Michael Wolverton: It's a toss-up between the Yankees and the Red Sox, and I settled on the Yankees because of the Red Sox's vulnerability to injury, both real (Garciaparra) and potential (Ramirez or Pedro Martinez). Not that the division winner really matters here--the second-place finisher should get the Wild Card, courtesy of the unbalanced schedule. The Cy Young Award winner will come from this division. (Ooh, now there's a bold prediction!)
Derek Zumsteg: The no-youngsters-admitted youth movement in Baltimore fails. Tampa's pitching should be much improved, enough to take Baltimore. Boston's only hope is playing Olympic hero Mike Neill.
American League Central
Clay Davenport: The Tribe returns to the top; even without Ramirez, the offense will carry them (but they are getting on in years). The White Sox are a close second as the offense comes back to reality. The Royals are third, a long way behind the two leaders. The Tigers' pitching problems drag them down to fourth (not that the offense is much better), and the Twins assume their usual position in the basement.
Jeff Hildebrand: I think the unbalanced schedule may hide just how soft this division is. Chicago's off-season moves, especially on offense, may send them in the wrong direction. The top two still have more than the bottom three and should fight it out down to the wire.
Rany Jazayerli: John Hart has one last chance to win a World Series and secure his legacy before his team gives out. The Indians should bounce back to win the division--but only if at least two of Ellis Burks, Juan Gonzalez, and Travis Fryman play 130 or more games. The White Sox have the best young pitching in the game; they also have Cal Eldred and James Baldwin in their rotation. The Royals have upside if their young pitching gels, but they should be satisfied with their first winning season since the strike. The concern in Detroit is that Mitch Meluskey is gone for the season, erasing what little margin for error they had to finish ahead of the stealthily-improving Twins.
Chris Kahrl: I'm sticking with the White Sox because they have the most weapons with which to repair the mostly self-inflicted holes in their lineup. The Indians will slip offensively as well due to age as much as their new acquisitions, but unlike the Sox, they don't have much to barter with to help themselves. If anything happens to their core starters, they have neither the same caliber of young pitchers to turn to nor the track record of developing them that the White Sox do. Frankly, after the White Sox the division is a crap shoot, because every team has a reasonable shot at second place. The Royals, Tigers and Twins will finish within eight games of each other.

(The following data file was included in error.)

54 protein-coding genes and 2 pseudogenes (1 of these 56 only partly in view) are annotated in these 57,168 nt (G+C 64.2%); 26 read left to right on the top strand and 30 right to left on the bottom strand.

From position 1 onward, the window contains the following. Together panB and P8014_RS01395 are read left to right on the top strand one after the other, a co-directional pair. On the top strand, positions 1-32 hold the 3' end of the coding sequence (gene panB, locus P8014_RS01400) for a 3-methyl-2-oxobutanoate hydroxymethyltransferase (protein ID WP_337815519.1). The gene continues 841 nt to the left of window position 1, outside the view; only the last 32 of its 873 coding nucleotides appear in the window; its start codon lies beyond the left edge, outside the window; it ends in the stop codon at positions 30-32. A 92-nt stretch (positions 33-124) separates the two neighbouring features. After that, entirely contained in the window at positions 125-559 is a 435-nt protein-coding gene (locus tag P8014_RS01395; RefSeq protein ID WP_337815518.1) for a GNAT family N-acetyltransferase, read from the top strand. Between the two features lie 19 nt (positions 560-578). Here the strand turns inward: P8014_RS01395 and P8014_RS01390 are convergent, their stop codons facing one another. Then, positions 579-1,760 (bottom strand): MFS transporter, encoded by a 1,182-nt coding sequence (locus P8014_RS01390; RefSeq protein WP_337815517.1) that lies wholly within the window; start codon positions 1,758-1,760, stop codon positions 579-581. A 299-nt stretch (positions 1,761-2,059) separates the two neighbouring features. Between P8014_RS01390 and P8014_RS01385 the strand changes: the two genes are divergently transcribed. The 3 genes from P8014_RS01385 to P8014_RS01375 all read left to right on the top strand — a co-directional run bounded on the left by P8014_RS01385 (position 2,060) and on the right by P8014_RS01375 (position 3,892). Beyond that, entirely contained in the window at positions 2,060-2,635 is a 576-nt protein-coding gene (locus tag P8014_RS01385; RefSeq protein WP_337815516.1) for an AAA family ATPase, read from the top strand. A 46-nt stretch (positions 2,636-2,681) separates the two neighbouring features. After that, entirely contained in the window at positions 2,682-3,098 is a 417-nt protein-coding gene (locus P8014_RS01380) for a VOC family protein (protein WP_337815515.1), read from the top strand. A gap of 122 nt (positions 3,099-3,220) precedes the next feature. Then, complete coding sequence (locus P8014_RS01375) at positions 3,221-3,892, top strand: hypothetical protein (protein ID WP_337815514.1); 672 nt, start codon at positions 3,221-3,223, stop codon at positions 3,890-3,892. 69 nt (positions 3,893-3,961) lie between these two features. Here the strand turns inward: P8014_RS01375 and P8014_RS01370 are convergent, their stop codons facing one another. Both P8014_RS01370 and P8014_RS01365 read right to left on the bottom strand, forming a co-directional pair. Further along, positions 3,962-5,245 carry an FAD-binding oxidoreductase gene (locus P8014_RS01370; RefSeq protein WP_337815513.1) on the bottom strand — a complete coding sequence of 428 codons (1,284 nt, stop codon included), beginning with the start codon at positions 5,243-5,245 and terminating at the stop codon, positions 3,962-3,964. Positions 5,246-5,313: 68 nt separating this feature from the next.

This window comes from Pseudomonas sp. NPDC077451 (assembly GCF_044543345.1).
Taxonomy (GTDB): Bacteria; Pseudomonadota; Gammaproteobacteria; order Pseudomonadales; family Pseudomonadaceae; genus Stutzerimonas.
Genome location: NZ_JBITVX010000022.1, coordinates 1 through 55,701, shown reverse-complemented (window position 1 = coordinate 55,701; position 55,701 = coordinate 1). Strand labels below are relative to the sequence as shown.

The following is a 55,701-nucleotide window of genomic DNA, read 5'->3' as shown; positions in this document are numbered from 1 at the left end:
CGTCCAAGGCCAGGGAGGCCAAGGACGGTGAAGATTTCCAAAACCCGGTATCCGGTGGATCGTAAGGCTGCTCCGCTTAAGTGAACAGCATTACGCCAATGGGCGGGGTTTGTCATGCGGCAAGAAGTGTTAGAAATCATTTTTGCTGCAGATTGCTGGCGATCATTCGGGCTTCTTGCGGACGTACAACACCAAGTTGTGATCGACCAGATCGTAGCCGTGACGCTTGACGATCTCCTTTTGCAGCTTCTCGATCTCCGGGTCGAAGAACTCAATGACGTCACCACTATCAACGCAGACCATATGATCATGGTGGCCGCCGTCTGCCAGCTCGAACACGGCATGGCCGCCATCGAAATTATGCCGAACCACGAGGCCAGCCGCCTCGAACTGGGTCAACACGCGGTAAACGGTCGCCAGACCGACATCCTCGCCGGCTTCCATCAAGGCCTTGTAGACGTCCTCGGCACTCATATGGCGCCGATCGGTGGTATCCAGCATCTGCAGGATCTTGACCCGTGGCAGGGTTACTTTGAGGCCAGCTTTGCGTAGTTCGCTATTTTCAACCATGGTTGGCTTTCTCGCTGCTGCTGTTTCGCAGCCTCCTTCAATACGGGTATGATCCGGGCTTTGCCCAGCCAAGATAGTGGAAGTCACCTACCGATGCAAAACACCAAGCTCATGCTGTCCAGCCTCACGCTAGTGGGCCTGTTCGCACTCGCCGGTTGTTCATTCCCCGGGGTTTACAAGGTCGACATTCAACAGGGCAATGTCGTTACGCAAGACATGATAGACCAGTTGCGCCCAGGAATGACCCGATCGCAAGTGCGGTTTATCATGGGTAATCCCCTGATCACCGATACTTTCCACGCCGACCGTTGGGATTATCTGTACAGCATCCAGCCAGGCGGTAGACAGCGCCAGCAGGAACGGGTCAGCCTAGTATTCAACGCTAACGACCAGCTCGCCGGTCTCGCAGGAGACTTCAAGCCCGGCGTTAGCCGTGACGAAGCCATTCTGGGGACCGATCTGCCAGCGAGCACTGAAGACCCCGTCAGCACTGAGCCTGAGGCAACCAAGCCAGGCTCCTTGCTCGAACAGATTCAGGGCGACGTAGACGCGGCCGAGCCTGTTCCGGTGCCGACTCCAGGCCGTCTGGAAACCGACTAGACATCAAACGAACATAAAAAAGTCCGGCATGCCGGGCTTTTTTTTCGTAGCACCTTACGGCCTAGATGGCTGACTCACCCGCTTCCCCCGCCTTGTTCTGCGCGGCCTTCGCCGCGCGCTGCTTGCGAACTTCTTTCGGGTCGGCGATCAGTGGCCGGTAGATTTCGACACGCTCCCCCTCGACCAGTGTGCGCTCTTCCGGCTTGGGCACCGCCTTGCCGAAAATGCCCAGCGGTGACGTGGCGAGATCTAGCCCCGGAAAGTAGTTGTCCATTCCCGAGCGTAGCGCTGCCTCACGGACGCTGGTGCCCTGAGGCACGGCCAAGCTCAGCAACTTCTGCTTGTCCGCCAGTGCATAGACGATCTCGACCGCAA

Keith Law: A tale of two offenses. I had Cleveland on top, thought about it, and decided that the odds of two or three of Omar Vizquel, Kenny Lofton, Fryman, Burks, and Jim Thome showing age-related dropoffs is too high. Chicago's rotation is really awful right now, and barring a big leap by at least two young starters, a division title will still equal a first-round exit. The last three are a jumble; Kansas City's pitching and the removal of one of its few offensive threats would seem to push them to the bottom of the pile. Minnesota has more young players in regular roles, so I'll give them the nod for fourth.
Joe Sheehan: The Indians get back into the catbird seat by virtue of doing less damage to themselves than the Sox, who spent the winter trying to get as old as possible. That'll cost the Pale Hose, as a young Royals team with some real pitching upside passes them. Really. The Twins have an underrated pitching staff and a lineup out of the Eastern League, which still gets them out of the cellar now that the Tigers have lost their best hitter.